To keep their cost down, Gnots employ an inexpensive network that uses standard telephone wire and a single-chip interface. (The throughput is respectable, about 120 Kbytes per second.) Getting even that bandwidth to home, however, is problematic. Some of us have DS-1 lines at 1.54 megabits per second; others are experimenting with more modest communications equipment. Because the terminal only mediates communication -- it instructs the CPU server to connect to the file server but does not participate in the resulting communication -- the relatively low bandwidth to the terminal does not affect the overall performance of the system.
There are two kinds of name space in Plan 9: The global space of the names of the various servers on the network and the local space of files and servers visible to a process. Names of machines and services connected to Datakit are hierarchical: nj/mh/astro/helix, for example, roughly defines the area, building, department, and machine. Because the network provides naming for its machines, Plan 9 need not directly handle global naming issues. It does, however, attach network services to the local name space on a per-process basis. This is used to address the issues of customizability, transparency, and heterogeneity.
The protocol for communicating with Plan 9 services is file-oriented; all services, local or remote, are arranged into a set of file-like objects collected into a hierarchy called the name space of the server. For a file server, this is a trivial requirement. Other services must sometimes be more imaginative. For instance, a printing service might be implemented as a directory in which processes create files to be printed. Other examples are described in the following sections. For the moment, consider just a set of ordinary file servers distributed around the network.
When a program calls a Plan 9 service, (using mechanisms inherent in the network and outside Plan 9 itself) the program is connected to the root of the service's name space. Using the protocol, usually as mediated by the local operating system into a set of file-oriented system calls, the program accesses the service by opening, creating, removing, reading, and writing files in the name space.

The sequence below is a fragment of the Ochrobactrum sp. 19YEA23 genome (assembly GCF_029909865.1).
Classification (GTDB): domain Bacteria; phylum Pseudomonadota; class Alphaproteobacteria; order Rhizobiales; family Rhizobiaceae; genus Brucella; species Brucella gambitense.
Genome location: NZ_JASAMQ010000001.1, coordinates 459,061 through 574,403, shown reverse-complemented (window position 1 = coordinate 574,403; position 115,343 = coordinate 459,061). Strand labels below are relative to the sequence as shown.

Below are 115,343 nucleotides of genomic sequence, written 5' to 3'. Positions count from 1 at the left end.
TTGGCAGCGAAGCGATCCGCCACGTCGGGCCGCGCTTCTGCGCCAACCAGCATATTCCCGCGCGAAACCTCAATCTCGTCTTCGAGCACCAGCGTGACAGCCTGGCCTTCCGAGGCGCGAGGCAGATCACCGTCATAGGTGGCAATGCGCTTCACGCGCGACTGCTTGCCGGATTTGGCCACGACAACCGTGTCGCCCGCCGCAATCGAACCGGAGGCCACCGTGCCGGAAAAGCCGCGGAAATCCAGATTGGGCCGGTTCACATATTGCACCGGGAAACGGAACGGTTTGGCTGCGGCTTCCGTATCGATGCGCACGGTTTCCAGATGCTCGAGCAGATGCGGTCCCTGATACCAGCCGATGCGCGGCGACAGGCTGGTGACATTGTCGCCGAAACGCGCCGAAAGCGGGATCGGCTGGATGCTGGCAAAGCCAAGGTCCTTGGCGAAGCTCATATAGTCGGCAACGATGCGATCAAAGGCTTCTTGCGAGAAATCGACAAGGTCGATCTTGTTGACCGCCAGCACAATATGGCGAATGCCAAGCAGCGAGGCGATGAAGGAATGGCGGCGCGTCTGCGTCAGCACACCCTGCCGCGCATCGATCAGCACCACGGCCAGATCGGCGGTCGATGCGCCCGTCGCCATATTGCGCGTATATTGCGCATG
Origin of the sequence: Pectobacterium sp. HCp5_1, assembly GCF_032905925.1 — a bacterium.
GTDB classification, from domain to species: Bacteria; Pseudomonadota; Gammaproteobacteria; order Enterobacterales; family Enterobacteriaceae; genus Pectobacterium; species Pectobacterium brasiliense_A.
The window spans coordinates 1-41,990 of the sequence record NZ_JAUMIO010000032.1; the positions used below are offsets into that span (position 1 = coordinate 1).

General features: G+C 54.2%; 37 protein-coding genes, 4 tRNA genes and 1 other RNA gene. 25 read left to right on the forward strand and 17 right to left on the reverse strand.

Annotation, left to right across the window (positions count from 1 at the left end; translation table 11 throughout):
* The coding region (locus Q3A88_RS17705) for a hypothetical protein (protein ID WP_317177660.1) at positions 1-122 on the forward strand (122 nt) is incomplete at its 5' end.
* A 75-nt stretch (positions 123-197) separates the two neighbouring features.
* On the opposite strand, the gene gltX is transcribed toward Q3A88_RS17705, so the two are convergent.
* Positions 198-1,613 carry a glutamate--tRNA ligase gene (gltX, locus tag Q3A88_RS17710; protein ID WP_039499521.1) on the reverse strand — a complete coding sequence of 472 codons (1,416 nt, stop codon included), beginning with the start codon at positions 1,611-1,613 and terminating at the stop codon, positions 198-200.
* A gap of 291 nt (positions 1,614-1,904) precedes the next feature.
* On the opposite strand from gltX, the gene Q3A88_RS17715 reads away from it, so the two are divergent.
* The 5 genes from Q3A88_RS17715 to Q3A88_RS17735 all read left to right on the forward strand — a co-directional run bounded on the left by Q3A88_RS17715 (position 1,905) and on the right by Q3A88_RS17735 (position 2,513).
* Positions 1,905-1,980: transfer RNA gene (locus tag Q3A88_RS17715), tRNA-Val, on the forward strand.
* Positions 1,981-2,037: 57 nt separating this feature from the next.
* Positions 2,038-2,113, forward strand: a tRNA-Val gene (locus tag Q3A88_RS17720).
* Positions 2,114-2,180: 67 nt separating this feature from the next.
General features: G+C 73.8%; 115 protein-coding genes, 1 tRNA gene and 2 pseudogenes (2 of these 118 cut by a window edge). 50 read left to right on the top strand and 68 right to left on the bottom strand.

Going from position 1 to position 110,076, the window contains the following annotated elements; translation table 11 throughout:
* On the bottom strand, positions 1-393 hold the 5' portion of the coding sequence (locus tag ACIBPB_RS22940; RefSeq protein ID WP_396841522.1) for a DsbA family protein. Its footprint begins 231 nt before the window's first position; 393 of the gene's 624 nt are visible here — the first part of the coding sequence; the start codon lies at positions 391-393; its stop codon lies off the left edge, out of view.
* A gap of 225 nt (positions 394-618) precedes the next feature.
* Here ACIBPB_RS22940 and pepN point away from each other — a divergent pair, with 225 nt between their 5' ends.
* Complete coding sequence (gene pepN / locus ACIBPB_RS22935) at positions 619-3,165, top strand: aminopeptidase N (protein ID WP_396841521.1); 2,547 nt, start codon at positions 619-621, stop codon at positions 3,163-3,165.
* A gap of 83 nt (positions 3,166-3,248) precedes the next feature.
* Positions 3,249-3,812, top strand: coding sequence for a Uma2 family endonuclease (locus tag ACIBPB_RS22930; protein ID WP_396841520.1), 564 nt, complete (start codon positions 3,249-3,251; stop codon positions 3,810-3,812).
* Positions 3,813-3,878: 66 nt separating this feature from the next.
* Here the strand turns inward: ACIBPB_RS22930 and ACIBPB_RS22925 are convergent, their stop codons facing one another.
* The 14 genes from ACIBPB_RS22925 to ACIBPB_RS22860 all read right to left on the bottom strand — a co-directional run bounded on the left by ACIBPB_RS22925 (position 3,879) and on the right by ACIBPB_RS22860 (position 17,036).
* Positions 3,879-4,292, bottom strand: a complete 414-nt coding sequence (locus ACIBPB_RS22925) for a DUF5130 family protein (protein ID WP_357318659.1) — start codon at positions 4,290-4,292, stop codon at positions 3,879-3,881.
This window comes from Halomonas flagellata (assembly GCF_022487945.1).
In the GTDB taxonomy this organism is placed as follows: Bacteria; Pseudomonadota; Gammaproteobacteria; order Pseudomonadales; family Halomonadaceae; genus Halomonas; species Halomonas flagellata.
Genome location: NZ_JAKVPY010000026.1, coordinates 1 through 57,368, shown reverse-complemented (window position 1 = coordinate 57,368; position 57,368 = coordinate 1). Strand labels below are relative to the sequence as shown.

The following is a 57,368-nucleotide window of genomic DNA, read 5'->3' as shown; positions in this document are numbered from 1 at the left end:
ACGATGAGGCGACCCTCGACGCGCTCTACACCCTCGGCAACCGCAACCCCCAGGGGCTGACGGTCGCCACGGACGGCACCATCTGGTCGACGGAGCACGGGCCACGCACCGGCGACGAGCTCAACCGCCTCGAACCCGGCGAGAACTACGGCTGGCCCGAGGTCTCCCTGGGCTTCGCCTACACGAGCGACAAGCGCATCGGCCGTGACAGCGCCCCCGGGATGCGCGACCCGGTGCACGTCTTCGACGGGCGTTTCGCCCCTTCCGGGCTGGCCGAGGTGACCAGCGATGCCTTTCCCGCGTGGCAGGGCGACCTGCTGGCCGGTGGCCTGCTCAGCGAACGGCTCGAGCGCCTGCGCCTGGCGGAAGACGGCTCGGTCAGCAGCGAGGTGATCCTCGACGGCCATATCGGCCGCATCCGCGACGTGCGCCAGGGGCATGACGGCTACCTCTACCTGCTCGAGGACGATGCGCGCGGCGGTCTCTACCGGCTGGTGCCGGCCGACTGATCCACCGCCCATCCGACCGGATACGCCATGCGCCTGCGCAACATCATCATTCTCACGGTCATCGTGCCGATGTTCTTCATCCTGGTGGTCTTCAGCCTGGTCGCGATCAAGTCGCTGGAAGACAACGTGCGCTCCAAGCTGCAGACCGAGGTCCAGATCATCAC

After the user selects desired services (file servers containing personal files, data, or software for a group project, for example), their name spaces are collected and joined to the user's own private name space by a fundamental Plan 9 operator called attach. The user's name space is formed by the union of the spaces of the services being used. The local name space is assembled by the local operating system for each user, typically, the terminal. The name space is modifiable on a per-process level, although in practice the name space is assembled at login time and shared by all that user's processes.
To login to the system, the user instructs the terminal which file server to connect to. The terminal calls the server, authenticates the user (described later), and loads the operating system from the server. It then reads a file, called the "profile," in the user's personal directory. The profile contains commands that define what services to use by default, and where in the local name space to attach them. For example, the main file server to be used is attached to the root of the local name space, "/", and the process file system is attached to the directory /proc. The profile then typically starts the window system.